Q&A: EU immigration policy

Harold Schiffman hfsclpp at gmail.com
Tue Oct 14 21:22:57 UTC 2008

Q&A: EU immigration policy
Large-scale immigration to the European Union has highlighted big
differences in the way the 27 member states handle newcomers from
non-EU countries.

The impetus for new EU-wide rules is fuelled by: the pace of
globalisation; the need to attract more high-skilled workers as
Europe's population ages and businesses struggle to compete; and an
influx of illegal immigrants to Mediterranean countries.

This week European leaders are expected to sign up to an immigration
pact, paving the way for new laws to harmonise immigration policy in
the EU. Yet it is an area where governments are often keen to retain a
high degree of national control.

Is the EU failing to cope with illegal immigrants?

There are some real pressure points in the Mediterranean. Spain, Italy
and Greece are struggling to manage large flows of illegal immigrants
from developing countries, some of whom have grounds for claiming

The influx is a concern for other EU countries, as many illegal
immigrants end up seeking work further north, in France and the UK,
for example. There are an estimated eight million illegal immigrants
in the EU, half of whom came in legally but overstayed.

This year, EU patrol boats have stopped more than 20,000 people trying
to cross the Mediterranean from Africa, with record numbers reaching
Malta and Sicily. Boatloads of African migrants continue to make the
perilous journey to the Canary Islands, putting Spain's reception
centres there under great strain.

Another area of concern is the EU's eastern border with the former
Soviet Union. Despite enhanced border security, people traffickers
regularly smuggle in migrants from the former Soviet Union and Asian
countries, most of them fleeing poverty, but some also fleeing
conflict and persecution.

Border checks are often minimal in the 24-nation Schengen zone, where
passport-free travel is allowed.

Sweden says it received about 18,000 Iraqi asylum seekers in 2007 -
more than half the total that entered the EU last year. Sweden has a
well-established Iraqi community, but says other EU countries should
take in a bigger share of Iraqis, who have mostly fled violence and

Italy's new right-wing government has launched a high-profile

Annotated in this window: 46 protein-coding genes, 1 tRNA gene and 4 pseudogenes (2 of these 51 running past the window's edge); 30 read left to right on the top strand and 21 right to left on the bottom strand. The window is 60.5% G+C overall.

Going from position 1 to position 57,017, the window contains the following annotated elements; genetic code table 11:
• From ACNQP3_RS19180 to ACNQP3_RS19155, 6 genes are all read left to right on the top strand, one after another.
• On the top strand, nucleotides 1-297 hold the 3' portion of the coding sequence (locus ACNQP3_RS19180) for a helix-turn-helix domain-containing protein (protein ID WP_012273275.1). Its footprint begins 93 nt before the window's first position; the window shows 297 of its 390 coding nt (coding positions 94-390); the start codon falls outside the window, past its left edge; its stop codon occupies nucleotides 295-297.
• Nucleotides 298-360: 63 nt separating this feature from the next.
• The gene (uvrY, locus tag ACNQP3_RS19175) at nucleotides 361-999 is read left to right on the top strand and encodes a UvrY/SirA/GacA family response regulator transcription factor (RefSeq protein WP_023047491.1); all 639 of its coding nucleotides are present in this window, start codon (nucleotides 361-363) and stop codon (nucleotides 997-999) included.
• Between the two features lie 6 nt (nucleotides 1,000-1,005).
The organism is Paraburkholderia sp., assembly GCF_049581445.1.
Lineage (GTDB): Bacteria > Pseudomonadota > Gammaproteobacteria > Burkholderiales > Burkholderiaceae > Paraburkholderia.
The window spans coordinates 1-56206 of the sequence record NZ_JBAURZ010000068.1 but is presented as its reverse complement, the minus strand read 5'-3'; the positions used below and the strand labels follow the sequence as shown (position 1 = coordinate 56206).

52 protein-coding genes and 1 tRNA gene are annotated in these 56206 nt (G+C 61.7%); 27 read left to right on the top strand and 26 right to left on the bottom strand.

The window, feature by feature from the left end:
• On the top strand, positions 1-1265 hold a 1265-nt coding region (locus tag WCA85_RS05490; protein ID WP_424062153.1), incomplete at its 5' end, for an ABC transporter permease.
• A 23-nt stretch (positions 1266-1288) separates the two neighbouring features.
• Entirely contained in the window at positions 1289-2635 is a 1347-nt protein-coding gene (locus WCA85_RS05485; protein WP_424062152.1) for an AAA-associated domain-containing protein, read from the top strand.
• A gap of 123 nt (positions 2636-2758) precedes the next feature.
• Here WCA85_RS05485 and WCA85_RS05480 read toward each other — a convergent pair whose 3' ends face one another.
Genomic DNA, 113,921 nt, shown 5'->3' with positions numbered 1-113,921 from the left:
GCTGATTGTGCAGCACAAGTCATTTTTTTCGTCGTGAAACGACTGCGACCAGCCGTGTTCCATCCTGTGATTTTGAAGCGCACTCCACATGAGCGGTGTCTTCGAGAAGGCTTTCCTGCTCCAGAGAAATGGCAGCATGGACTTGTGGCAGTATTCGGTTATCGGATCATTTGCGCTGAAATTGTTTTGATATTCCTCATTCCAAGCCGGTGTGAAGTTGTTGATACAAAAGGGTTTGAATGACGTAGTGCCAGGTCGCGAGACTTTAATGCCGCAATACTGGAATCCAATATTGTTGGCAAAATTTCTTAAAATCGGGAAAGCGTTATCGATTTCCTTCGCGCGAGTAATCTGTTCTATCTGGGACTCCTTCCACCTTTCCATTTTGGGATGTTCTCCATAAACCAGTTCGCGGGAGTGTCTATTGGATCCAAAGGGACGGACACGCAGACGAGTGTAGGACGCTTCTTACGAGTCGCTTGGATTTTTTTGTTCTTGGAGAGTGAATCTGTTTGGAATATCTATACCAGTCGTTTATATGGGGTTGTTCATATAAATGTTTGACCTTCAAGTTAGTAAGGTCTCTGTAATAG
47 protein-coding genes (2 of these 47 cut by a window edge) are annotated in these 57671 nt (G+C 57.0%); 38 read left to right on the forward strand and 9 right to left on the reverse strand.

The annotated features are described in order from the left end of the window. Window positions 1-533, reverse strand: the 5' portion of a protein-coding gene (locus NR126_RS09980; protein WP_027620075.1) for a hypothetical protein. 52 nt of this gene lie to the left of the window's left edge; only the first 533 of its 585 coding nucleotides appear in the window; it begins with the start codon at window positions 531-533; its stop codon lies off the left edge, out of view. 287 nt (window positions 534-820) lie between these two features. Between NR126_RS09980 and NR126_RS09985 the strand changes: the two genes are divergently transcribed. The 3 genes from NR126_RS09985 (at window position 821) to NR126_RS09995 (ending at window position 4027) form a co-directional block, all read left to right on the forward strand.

crackdown on illegal immigrants, mainly targeting Roma (Gypsies)
living in squalid camps on the outskirts of major cities. Some of the
measures - like fingerprinting children - have been strongly
criticised at the EU.

How will the immigration pact change things?

The pact itself will have political rather than legal force - but
related EU directives are likely to enshrine some of the principles in

 Eight ex-communist bloc countries joined Schengen in December 2007

The pact says the EU "does not have the resources to decently receive
all the migrants hoping to find a better life here".

It says it is "imperative that each member state take account of its
partners' interests when designing and implementing its immigration,
integration and asylum policies".

It will make it harder for member states to grant mass amnesties for
illegal migrants. In 2005 Spain granted an amnesty for about 700,000
illegal immigrants. By filling many jobs that Spaniards were unable or
unwilling to take, migrants contributed to Spain's economic boom -
before it was derailed by the credit crunch. But Spain's move was
criticised by some of its neighbours, notably France. The new pact
calls for "case-by-case regularisation, rather than generalised

The pact says illegal immigrants must return to their countries of
origin or to a country of transit. To that end, EU co-operation with
those countries is to be enhanced, including strengthening of border

The pact contains a pledge to beef up the EU's new border control
agency Frontex, which has been hampered by insufficient resources.

What new measures are envisaged for illegal immigrants?

A "return" directive has been approved by the European Parliament and
is expected to become law in two years' time.

It will apply across the EU, except in the UK and Ireland, which have
not opted in to this area of Community law. The UK government does not
believe the directive will make returning illegal immigrants any

The EU legislation will apply only once a decision has been taken to
deport an illegal immigrant - it is still up to each member state to